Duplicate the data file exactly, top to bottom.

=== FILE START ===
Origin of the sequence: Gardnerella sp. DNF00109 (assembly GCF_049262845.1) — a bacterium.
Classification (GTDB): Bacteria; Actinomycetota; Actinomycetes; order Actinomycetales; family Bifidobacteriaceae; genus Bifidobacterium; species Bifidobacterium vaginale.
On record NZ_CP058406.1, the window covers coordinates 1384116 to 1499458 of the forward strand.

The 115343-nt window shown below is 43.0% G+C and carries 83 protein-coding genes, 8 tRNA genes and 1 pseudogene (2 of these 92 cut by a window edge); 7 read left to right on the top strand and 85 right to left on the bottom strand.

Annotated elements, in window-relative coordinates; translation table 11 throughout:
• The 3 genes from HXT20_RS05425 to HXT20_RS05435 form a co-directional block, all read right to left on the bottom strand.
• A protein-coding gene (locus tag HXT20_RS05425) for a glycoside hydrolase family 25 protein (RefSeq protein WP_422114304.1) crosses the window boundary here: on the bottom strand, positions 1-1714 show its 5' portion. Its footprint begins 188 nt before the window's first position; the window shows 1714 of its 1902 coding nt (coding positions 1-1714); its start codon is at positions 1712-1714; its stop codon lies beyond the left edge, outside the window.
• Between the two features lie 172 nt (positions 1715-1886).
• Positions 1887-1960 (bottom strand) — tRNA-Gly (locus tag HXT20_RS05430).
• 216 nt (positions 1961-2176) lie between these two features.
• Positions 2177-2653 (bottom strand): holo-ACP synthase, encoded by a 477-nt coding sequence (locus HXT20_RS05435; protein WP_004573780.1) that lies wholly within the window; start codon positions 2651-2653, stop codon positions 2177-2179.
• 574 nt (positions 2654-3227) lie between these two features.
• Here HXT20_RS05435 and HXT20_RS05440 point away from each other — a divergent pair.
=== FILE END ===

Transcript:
Origin of the sequence: Gardnerella sp. DNF00109 (assembly GCF_049262845.1) — a bacterium.
Classification (GTDB): Bacteria; Actinomycetota; Actinomycetes; order Actinomycetales; family Bifidobacteriaceae; genus Bifidobacterium; species Bifidobacterium vaginale.
On record NZ_CP058406.1, the window covers coordinates 1384116 to 1499458 of the forward strand.

The 115343-nt window shown below is 43.0% G+C and carries 83 protein-coding genes, 8 tRNA genes and 1 pseudogene (2 of these 92 cut by a window edge); 7 read left to right on the top strand and 85 right to left on the bottom strand.

Annotated elements, in window-relative coordinates; translation table 11 throughout:
• The 3 genes from HXT20_RS05425 to HXT20_RS05435 form a co-directional block, all read right to left on the bottom strand.
• A protein-coding gene (locus tag HXT20_RS05425) for a glycoside hydrolase family 25 protein (RefSeq protein WP_422114304.1) crosses the window boundary here: on the bottom strand, positions 1-1714 show its 5' portion. Its footprint begins 188 nt before the window's first position; the window shows 1714 of its 1902 coding nt (coding positions 1-1714); its start codon is at positions 1712-1714; its stop codon lies beyond the left edge, outside the window.
• Between the two features lie 172 nt (positions 1715-1886).
• Positions 1887-1960 (bottom strand) — tRNA-Gly (locus tag HXT20_RS05430).
• 216 nt (positions 1961-2176) lie between these two features.
• Positions 2177-2653 (bottom strand): holo-ACP synthase, encoded by a 477-nt coding sequence (locus HXT20_RS05435; protein WP_004573780.1) that lies wholly within the window; start codon positions 2651-2653, stop codon positions 2177-2179.
• 574 nt (positions 2654-3227) lie between these two features.
• Here HXT20_RS05435 and HXT20_RS05440 point away from each other — a divergent pair.